IKEA Has Opened Its First Store in India

Noah Seelam, AFP/Getty Images
Noah Seelam, AFP/Getty Images

Vegetarian Swedish “meatballs” and build-it-yourself furniture have finally arrived in India, the AFP reports. Although the home furnishing behemoth first tapped the Chinese market in 1998, its new Hyderabad store marks the company’s entry into the world’s second most populous country.

Motorized rickshaws adorned with the IKEA logo and decked in blue and yellow—the colors of the Swedish flag—scooted around the South Indian city to promote the store about a month before it debuted. When it did finally open for business, about 200 customers who had lined up in an underground car park were greeted by a military band. One clothing factory worker traveled 360 miles from Bangalore just to check it out.

A canteen inside the outlet has tailored its menu to local tastes. The Swedish meatballs—an IKEA staple—were offered in chicken and vegetarian versions, as many people in India have religious or cultural reasons for not eating beef, pork, or meat in general.

Biryani (a rice dish), samosas (filled pastries), and meatless hotdogs are also on the menu. Different IKEA outlets around the world tend to offer localized menus featuring national specialties. They offer crayfish in Japan, shawarma in Dubai, cabbage soup in the Czech Republic, macarons in France, fish and chips in the UK, and, oddly enough, Thai curry in Switzerland.

IKEA plans to open 24 other outlets in India by 2025. However, some have questioned whether the concept of self-assembled furniture will catch on in the country of 1.25 billion. Analysts say the idea of DIY homemaking is unpopular, and spending levels are low. However, affordable items are on offer at the Hyderabad outlet, like a children’s six-piece bowl set for under $2.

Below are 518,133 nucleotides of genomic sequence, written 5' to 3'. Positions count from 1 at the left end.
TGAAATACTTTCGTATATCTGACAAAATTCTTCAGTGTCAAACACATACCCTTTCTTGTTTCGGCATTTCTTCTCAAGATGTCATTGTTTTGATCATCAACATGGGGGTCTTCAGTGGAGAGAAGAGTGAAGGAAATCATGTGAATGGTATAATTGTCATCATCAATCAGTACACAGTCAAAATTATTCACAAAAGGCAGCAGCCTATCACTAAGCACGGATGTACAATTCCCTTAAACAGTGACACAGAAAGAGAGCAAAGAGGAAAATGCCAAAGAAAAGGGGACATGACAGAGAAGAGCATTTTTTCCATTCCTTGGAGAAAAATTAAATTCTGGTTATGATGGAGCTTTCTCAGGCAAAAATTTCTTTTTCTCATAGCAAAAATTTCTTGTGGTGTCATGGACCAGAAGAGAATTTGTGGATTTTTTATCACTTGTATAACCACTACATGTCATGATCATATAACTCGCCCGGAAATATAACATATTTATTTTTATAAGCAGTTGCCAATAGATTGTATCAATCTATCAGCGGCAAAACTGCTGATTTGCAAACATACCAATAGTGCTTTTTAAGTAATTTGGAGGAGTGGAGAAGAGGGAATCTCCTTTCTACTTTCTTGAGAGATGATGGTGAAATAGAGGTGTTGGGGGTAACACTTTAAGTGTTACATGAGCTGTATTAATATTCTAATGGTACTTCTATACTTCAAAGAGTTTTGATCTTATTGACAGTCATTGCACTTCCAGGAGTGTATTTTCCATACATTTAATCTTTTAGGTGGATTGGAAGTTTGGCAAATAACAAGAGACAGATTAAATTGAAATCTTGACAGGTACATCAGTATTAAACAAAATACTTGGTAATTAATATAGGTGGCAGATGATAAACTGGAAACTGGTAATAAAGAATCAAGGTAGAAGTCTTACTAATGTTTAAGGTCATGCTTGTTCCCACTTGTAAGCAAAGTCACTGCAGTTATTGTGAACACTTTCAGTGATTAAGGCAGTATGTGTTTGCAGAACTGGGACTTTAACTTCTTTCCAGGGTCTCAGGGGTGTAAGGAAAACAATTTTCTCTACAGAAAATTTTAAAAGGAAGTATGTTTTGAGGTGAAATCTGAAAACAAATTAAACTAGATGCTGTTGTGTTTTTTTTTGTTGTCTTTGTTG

[h/t The Guardian]

Missouri Deer Poacher Sentenced to One Year in Jail—Plus Monthly Viewings of Bambi

Buena Vista Home Entertainment
Buena Vista Home Entertainment

Most people wouldn’t consider a mandatory monthly viewing of the 1942 Disney classic Bambi a harsh punishment (unless maybe you’re a parent who has seen it 100 times). However, as CNN reports, a deer poacher from Brookline, Missouri, has been sentenced to a year in prison, where he’ll be required to watch Bambi once a month. (Spoiler alert: Bambi’s mother is killed by a hunter.)

Lawrence County Judge Robert George issued the unusual punishment to the defendant, David Berry Jr. According to the Springfield News-Leader, Berry "is to view the Walt Disney movie Bambi, with the first viewing being on or before December 23, 2018, and at least one such viewing each month thereafter, during Defendant's incarceration in the Lawrence County Jail."

Berry was arrested in 2016 for illegally shooting deer, then removing their heads and antlers. “The deer were trophy bucks taken illegally, mostly at night, for their heads, leaving the bodies of the deer to waste," Lawrence County prosecuting attorney Don Trotter told the Springfield News-Leader. Berry has also been banned from hunting, fishing, and trapping for the rest of his life.